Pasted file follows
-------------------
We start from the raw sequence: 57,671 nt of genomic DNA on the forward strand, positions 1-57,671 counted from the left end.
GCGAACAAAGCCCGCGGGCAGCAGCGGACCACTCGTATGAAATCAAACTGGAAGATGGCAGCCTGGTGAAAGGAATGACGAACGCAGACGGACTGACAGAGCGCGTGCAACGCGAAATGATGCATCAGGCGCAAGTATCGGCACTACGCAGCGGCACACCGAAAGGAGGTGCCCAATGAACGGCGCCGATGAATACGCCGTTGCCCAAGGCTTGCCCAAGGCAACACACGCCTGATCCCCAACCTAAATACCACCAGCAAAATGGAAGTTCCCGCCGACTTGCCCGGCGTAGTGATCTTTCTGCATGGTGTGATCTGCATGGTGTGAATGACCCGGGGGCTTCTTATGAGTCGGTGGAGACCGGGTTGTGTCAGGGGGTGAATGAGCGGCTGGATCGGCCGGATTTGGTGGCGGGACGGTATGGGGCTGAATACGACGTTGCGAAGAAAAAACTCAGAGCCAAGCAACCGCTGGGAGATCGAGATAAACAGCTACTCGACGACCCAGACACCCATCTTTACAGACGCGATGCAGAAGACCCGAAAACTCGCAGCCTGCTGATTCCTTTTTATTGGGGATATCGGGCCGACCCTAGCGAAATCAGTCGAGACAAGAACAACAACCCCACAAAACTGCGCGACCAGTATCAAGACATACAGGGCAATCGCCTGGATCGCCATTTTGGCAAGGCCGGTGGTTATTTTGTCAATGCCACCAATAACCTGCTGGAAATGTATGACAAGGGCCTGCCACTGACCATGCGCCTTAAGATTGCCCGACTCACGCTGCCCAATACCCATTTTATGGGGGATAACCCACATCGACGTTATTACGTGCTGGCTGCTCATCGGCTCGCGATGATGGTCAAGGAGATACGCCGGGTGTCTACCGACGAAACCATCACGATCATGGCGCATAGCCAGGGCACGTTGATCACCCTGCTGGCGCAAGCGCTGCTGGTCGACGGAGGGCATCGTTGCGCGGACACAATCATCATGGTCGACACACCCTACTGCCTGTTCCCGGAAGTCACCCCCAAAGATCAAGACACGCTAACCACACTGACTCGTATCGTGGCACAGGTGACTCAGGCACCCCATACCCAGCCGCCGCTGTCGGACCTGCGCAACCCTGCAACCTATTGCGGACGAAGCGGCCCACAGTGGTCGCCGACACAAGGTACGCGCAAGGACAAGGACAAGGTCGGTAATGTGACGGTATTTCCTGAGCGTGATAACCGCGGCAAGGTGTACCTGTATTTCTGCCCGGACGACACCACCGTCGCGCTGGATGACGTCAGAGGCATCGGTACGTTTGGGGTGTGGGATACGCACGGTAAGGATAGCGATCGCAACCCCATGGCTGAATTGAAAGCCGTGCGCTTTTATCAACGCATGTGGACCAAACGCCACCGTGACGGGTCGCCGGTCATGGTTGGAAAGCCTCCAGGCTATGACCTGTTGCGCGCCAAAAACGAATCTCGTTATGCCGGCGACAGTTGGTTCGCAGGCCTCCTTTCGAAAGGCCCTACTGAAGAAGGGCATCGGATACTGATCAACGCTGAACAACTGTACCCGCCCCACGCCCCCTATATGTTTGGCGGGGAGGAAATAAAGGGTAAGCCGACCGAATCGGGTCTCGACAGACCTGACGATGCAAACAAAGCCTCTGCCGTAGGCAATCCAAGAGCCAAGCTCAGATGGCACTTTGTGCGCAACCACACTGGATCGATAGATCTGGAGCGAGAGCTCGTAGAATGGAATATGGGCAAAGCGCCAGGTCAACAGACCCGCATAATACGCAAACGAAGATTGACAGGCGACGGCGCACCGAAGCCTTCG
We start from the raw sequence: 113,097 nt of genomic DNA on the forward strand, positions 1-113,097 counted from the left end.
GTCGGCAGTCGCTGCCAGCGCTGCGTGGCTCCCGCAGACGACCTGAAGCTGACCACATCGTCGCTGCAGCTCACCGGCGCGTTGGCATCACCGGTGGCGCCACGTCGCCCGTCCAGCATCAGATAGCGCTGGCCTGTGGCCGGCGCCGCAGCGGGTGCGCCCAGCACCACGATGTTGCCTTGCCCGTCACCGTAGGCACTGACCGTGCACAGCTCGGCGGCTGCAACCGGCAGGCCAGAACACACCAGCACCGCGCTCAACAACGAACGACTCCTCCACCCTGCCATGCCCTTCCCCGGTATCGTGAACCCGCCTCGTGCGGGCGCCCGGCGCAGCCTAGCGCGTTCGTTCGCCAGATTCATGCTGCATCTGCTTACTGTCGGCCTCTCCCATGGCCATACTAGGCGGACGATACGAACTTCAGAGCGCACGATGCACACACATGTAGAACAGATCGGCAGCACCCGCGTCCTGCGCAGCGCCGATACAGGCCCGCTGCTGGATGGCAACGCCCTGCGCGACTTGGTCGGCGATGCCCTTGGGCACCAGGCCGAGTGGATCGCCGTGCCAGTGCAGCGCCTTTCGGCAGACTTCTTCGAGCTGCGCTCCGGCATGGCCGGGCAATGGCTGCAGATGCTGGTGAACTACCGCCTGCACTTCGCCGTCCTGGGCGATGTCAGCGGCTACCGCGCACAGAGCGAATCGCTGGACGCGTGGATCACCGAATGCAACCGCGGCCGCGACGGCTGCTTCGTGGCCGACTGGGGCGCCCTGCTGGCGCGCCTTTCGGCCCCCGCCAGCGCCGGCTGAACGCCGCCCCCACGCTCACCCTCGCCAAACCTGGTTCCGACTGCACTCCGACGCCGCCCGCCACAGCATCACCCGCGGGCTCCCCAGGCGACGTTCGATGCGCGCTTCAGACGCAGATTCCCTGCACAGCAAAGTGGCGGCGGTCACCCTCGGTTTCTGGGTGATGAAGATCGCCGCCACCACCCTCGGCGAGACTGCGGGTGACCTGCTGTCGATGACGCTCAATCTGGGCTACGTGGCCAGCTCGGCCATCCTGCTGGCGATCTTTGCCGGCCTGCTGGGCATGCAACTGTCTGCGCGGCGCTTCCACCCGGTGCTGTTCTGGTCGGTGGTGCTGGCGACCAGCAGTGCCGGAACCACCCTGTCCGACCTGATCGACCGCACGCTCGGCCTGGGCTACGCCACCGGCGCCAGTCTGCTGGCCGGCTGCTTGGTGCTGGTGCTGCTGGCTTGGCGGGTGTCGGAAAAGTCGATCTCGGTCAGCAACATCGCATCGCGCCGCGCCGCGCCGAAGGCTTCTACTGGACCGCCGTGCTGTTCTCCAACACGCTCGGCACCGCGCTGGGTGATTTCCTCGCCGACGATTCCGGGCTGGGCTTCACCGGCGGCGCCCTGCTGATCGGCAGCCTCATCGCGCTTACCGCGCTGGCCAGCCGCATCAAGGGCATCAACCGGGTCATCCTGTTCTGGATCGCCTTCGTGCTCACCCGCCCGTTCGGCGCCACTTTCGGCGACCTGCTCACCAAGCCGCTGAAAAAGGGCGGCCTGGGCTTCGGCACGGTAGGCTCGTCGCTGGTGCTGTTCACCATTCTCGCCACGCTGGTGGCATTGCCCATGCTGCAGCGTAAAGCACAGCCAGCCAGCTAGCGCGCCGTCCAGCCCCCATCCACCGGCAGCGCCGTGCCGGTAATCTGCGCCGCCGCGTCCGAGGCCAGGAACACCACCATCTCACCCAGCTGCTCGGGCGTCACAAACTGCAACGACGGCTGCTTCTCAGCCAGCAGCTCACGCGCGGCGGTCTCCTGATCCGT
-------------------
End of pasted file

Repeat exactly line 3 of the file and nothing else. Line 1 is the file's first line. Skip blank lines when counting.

We start from the raw sequence: 113,097 nt of genomic DNA on the forward strand, positions 1-113,097 counted from the left end.